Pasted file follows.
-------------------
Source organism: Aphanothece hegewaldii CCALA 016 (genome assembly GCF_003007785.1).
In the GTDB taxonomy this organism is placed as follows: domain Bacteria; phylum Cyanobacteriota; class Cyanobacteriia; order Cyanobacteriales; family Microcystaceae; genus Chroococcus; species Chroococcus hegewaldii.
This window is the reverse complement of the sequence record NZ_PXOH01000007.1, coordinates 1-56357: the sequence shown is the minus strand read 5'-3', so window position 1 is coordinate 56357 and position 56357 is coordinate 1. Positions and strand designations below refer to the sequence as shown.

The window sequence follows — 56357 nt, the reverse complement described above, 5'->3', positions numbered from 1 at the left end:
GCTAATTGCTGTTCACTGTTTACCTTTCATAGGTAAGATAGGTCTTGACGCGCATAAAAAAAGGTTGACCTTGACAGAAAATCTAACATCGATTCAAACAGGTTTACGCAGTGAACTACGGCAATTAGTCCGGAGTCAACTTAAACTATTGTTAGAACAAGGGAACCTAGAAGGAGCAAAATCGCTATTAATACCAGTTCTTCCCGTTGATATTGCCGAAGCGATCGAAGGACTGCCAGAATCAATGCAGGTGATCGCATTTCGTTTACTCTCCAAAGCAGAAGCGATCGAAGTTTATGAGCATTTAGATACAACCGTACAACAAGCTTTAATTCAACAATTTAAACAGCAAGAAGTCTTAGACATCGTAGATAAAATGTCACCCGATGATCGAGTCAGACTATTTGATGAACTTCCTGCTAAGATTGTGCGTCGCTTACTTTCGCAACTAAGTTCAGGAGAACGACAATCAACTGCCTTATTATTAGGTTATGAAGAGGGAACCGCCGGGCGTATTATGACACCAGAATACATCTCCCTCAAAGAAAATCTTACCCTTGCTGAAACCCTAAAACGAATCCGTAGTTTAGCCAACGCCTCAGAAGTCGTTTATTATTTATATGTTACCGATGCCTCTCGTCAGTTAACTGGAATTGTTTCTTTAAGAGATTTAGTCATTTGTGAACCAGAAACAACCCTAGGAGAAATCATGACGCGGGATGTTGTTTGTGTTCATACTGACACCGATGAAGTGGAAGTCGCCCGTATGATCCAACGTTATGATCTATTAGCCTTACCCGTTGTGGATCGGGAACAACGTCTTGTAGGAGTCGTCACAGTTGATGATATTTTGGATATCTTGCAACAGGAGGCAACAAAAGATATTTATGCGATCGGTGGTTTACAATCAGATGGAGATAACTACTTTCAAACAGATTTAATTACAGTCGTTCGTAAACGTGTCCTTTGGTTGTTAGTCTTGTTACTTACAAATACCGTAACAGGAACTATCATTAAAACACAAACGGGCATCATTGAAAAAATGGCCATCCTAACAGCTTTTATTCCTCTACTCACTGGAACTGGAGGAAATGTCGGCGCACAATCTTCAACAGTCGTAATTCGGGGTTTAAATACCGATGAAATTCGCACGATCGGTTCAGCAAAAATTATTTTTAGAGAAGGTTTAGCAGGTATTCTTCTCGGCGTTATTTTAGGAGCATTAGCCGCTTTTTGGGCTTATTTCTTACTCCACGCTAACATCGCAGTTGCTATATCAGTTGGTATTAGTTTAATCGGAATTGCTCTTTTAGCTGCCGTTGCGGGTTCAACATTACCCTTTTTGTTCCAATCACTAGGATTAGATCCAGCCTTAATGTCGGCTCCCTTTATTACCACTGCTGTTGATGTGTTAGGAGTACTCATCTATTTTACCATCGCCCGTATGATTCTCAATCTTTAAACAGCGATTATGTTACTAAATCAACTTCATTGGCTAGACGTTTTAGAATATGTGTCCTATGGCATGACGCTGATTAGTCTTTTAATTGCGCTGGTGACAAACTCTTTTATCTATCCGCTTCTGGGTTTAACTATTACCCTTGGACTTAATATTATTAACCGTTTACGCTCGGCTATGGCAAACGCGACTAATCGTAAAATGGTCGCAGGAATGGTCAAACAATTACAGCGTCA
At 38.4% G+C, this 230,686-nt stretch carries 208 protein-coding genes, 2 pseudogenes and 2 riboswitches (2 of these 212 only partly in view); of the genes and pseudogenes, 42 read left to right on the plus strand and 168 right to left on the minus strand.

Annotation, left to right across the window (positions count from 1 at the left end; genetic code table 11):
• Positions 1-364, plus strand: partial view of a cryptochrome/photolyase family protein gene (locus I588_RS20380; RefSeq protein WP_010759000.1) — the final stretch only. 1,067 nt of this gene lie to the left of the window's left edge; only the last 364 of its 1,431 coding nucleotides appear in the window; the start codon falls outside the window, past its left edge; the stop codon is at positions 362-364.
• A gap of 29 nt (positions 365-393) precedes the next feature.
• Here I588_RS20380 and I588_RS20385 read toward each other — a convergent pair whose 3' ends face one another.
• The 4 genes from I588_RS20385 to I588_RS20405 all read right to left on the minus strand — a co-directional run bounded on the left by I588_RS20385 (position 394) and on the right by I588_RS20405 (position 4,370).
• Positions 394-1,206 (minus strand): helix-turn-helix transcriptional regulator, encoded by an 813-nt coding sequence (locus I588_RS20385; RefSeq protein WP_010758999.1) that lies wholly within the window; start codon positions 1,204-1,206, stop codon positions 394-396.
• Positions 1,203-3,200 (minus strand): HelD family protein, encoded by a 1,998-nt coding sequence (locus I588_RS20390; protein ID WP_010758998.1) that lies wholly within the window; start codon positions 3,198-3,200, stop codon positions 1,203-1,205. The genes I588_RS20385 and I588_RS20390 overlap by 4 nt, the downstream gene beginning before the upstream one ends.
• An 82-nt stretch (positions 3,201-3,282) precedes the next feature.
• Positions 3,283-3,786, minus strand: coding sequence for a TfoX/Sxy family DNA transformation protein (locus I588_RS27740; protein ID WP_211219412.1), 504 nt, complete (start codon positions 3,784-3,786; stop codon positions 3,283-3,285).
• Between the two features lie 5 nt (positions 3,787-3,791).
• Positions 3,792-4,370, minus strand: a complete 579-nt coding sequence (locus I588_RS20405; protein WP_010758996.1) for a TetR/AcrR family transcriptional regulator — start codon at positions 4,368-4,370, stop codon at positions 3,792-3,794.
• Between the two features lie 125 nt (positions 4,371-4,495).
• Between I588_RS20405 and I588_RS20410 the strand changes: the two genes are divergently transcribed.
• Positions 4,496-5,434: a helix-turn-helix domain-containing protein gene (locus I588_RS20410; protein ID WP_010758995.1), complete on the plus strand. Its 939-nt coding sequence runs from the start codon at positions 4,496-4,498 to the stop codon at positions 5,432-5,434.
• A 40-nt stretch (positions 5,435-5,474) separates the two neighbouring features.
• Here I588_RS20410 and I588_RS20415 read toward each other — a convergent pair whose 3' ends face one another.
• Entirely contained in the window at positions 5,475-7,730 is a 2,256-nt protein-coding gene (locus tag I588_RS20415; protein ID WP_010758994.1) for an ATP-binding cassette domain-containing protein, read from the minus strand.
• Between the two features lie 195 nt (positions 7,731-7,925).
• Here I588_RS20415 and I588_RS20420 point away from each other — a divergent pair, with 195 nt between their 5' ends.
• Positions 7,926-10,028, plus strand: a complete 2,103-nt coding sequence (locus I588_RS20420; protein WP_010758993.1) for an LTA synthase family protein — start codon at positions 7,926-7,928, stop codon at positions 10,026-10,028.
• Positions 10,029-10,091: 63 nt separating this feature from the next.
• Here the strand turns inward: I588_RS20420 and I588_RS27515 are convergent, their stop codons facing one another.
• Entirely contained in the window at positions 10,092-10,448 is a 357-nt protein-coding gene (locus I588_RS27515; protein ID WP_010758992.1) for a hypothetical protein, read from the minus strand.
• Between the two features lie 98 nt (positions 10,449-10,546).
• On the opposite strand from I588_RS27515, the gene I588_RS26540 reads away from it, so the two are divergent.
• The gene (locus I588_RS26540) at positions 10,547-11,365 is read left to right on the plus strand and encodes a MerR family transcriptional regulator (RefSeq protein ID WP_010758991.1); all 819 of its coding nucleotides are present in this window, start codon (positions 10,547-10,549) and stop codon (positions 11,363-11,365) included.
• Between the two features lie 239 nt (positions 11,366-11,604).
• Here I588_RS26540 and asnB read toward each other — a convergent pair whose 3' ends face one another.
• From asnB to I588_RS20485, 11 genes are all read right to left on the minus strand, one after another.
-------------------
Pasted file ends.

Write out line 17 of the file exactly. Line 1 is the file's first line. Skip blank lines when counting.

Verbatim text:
• Positions 3,792-4,370, minus strand: a complete 579-nt coding sequence (locus I588_RS20405; protein WP_010758996.1) for a TetR/AcrR family transcriptional regulator — start codon at positions 4,368-4,370, stop codon at positions 3,792-3,794.